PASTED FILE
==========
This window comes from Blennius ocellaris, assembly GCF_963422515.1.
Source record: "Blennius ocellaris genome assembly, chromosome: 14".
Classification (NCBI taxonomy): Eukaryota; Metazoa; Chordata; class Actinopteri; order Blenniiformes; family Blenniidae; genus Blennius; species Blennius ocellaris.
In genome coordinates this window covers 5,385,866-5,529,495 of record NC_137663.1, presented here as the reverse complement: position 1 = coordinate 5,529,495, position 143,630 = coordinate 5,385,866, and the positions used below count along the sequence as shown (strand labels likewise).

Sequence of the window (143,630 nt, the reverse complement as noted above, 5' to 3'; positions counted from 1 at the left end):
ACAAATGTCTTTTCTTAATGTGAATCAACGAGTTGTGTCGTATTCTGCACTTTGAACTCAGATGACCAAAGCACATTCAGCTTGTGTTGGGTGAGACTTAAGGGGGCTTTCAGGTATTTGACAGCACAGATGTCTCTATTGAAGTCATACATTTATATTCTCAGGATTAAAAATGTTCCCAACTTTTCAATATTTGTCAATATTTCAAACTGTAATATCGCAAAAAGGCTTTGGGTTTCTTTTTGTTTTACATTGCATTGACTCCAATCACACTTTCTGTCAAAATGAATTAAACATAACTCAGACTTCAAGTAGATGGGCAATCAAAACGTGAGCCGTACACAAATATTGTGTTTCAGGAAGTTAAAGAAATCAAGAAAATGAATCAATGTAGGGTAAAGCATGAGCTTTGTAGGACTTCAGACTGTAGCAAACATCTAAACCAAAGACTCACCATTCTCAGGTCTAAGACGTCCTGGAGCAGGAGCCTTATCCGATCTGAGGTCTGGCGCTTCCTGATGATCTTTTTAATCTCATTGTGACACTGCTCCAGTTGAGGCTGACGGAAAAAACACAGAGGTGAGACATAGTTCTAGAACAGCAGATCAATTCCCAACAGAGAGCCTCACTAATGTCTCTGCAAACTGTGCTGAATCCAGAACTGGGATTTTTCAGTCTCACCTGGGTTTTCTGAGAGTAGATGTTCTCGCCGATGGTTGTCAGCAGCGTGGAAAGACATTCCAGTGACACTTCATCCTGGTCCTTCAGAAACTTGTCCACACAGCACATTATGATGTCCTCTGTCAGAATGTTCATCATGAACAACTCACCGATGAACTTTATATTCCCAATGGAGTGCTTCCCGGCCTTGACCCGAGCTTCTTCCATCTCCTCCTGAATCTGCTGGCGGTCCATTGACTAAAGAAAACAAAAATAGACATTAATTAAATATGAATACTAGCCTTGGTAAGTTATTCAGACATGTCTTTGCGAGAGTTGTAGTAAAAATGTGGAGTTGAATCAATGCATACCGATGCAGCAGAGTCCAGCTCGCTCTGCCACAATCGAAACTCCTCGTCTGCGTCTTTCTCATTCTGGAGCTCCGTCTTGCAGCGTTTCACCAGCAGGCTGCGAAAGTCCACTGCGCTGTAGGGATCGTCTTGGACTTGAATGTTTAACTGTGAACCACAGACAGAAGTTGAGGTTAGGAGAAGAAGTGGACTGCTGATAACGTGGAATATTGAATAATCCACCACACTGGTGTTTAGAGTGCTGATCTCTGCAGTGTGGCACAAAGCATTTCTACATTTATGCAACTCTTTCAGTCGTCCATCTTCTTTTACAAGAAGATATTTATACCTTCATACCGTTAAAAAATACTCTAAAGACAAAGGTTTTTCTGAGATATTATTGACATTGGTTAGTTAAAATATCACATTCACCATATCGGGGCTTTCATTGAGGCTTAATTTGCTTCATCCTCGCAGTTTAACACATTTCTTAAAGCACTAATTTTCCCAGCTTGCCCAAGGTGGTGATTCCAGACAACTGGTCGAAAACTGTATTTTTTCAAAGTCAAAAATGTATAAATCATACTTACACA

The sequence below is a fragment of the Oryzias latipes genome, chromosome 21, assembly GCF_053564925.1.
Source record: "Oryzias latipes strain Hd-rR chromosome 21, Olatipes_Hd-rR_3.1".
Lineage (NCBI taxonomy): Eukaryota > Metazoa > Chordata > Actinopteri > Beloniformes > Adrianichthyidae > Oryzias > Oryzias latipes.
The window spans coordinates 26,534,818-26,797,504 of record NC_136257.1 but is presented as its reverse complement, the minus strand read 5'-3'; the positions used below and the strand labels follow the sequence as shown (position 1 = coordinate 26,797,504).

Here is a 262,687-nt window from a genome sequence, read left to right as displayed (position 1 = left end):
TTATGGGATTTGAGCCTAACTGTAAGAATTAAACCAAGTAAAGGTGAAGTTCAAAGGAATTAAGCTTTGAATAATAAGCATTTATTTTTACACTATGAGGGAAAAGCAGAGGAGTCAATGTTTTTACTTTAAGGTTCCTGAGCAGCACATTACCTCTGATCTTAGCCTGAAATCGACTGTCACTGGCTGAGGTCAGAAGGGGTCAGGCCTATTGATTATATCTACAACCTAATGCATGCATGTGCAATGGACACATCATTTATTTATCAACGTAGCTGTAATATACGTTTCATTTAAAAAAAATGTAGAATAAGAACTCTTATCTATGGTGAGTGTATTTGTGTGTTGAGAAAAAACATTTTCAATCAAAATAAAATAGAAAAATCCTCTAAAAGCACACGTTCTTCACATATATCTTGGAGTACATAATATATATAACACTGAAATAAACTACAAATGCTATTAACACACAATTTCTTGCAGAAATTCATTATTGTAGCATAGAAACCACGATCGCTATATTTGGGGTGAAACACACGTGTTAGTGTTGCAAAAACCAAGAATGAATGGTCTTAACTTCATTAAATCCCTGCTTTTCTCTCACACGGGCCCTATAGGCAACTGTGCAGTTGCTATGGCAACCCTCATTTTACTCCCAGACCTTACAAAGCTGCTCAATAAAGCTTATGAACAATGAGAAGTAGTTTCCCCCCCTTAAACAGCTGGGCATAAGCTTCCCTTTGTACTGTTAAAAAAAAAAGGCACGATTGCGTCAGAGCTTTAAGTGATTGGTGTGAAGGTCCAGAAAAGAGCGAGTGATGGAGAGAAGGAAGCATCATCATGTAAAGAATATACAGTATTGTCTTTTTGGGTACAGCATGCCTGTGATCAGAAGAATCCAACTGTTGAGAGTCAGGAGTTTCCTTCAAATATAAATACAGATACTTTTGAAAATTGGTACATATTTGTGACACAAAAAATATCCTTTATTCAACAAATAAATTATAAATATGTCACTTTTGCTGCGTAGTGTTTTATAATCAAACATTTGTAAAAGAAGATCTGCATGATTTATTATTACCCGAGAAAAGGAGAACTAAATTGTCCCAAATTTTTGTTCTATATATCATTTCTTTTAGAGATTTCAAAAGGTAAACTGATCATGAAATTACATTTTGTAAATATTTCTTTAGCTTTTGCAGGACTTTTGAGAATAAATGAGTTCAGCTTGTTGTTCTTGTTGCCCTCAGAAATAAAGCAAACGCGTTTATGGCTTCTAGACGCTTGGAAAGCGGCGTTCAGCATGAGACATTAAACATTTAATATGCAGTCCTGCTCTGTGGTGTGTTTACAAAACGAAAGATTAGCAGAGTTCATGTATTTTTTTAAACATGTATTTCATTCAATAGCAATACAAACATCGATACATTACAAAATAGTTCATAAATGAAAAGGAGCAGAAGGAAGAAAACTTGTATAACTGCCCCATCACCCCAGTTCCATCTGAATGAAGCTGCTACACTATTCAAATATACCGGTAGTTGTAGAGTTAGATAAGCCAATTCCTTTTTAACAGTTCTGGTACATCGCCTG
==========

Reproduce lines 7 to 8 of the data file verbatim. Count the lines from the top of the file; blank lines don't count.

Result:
The sequence below is a fragment of the Oryzias latipes genome, chromosome 21, assembly GCF_053564925.1.
Source record: "Oryzias latipes strain Hd-rR chromosome 21, Olatipes_Hd-rR_3.1".